IN A WORLD WHERE EVERYONE is out to serve self, it's refreshing to read these ancient words from the pen of one of the most powerful men who ever lived: Solomon.
If you reject discipline, you only harm yourself; but if you listen to correction, you grow in understanding. Fear of the LORD teaches wisdom; humility precedes honor.
In different words, Jesus says virtually the same thing:
Among you it will be different. Whoever wants to be a leader among you must be your servant, and whoever wants to be first among you must become your slave. For even the Son of Man came not to be served but to serve others and to give his life as a ransom for many.
Humility makes our message believable. Honest, human, thoughtful, and down to earth. Regardless of your elevated position or high pile of honors or long list of degrees or endless number of achievements, just stay real. Work hard at counteracting the celebrity syndrome. Junk any idea that you deserve special recognition for a job well done. Who did you do it for anyway? If you did it for God, He has an infinite number of unseen ways to reward you. If you did it for man, no wonder you're seeking the glory! But it's so subtle. So easy to draw out that praise for yourself, isn't it? Ye olde ego is a wily one.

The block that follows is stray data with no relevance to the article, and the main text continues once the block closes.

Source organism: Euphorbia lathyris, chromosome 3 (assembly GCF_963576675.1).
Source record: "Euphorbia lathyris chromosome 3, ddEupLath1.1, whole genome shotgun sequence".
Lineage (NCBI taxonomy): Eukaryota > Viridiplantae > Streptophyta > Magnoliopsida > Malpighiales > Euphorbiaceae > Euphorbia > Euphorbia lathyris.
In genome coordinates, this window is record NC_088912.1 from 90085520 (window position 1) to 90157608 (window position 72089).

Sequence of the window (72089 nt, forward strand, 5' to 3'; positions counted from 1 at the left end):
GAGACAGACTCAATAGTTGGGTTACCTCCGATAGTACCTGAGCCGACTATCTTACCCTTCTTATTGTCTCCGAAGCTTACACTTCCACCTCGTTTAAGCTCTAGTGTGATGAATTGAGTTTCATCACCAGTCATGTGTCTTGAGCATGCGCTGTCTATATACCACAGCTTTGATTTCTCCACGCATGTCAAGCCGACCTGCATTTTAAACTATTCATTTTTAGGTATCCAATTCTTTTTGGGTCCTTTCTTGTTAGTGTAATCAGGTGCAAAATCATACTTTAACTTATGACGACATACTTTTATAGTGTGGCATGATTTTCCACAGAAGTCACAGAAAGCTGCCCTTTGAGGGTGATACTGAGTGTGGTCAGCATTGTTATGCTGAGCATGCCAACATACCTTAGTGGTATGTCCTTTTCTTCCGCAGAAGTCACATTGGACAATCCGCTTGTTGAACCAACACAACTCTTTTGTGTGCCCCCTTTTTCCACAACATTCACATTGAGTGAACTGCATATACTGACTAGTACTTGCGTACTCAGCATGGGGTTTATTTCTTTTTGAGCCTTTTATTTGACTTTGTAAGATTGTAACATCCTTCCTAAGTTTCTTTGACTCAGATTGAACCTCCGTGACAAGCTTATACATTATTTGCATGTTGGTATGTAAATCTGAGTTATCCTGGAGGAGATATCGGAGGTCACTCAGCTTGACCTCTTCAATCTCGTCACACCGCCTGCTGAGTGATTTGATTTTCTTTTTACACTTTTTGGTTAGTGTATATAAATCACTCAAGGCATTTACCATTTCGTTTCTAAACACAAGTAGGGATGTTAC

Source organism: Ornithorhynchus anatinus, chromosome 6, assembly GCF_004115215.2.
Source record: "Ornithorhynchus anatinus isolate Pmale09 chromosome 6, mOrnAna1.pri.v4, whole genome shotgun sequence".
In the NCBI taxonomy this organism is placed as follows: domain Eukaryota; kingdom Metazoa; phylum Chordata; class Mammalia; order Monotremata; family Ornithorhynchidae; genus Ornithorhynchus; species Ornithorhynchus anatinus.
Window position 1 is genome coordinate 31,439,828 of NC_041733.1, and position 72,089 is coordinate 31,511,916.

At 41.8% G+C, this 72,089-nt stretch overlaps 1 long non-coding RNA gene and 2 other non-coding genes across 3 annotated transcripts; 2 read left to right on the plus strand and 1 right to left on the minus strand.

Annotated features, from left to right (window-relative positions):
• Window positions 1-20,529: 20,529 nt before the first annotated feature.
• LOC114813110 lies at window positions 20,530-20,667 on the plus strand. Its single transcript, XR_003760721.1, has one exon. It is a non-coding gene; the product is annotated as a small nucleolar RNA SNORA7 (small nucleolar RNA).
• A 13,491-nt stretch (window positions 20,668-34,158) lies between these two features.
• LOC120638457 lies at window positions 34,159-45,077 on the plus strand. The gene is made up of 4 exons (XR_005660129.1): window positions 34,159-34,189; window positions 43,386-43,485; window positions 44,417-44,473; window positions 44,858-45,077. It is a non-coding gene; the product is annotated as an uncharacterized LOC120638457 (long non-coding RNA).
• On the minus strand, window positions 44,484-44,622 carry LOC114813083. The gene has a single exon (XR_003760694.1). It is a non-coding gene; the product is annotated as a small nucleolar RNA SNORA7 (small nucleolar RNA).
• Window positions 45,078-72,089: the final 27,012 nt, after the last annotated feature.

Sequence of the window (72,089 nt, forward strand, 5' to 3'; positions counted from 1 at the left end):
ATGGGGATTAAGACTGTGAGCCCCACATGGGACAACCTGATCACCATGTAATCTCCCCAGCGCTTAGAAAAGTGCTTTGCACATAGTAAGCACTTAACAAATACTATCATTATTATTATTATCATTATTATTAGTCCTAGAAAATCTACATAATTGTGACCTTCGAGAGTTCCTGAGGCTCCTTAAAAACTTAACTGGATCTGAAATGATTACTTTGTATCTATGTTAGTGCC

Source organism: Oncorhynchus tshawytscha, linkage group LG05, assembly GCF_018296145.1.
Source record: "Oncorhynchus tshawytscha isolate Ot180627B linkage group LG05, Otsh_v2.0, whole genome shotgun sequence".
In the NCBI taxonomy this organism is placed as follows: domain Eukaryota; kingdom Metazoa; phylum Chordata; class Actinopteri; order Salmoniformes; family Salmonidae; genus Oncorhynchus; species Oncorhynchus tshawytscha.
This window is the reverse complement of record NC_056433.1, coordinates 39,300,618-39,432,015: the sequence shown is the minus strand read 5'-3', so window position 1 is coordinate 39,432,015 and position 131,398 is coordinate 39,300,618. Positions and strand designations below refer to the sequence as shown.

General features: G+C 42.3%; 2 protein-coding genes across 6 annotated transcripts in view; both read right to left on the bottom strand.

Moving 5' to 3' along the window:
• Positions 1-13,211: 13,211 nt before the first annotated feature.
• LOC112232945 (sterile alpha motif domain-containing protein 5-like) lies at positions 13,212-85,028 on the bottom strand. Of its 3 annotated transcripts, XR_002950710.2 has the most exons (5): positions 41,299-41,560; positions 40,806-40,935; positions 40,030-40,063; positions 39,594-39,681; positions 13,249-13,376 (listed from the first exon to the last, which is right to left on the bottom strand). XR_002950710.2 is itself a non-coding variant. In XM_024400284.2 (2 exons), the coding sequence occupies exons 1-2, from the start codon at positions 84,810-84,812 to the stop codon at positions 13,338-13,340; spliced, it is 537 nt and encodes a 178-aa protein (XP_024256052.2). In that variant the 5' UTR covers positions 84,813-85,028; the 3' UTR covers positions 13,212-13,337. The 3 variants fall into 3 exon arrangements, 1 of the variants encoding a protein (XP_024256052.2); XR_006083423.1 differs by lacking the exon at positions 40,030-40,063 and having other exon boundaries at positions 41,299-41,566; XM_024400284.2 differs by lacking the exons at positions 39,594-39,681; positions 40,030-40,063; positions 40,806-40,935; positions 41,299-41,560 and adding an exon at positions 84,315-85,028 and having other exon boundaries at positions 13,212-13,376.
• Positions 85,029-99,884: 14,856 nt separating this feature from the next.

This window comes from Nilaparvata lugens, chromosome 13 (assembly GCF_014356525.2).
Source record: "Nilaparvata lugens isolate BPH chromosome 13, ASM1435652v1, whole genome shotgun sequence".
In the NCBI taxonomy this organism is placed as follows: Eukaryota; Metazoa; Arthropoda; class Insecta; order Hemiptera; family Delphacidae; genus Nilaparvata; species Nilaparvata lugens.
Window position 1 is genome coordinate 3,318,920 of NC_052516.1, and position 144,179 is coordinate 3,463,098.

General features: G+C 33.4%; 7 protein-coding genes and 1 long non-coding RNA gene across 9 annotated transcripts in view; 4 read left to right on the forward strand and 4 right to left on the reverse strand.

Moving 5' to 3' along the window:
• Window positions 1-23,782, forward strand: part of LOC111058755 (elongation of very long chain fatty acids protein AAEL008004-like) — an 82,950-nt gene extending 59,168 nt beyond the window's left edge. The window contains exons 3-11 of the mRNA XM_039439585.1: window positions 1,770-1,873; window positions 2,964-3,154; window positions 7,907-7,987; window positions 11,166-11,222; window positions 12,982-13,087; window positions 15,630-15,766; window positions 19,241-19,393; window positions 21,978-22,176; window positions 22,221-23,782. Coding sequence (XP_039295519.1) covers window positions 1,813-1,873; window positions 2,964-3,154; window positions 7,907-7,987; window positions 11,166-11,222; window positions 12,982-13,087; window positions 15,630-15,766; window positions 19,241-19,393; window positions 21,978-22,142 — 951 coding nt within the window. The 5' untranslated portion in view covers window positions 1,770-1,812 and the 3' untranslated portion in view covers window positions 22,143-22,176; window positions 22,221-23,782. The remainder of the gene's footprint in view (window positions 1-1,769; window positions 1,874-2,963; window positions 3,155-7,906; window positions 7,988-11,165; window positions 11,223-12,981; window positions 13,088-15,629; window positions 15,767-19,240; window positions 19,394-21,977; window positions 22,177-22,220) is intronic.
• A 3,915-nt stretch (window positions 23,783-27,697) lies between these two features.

That simply means no self-reference to some enviable accomplishment. A refusal to scratch a back when yours itches. The absence of any desire to manipulate and manufacture praise. That means you demonstrate authentic surprise when applauded.
One final warning. Don't try to fake it. False humility stinks worse than raw conceit. The answer is not in trying to appear worthless and "wormy" but in consistently taking notice of others' achievements, recognizing others' skills and contributions . . . and saying so. That's one way to serve others in love. Just like Christ.
Devotional content taken from Good Morning, Lord . . . Can We Talk? by Charles R. Swindoll. Copyright © 2018. Used by permission of Tyndale House Publishers, a division of Tyndale House Ministries. All rights reserved. The full devotional can be purchased at tyndale.com.
Used with permission. All rights reserved.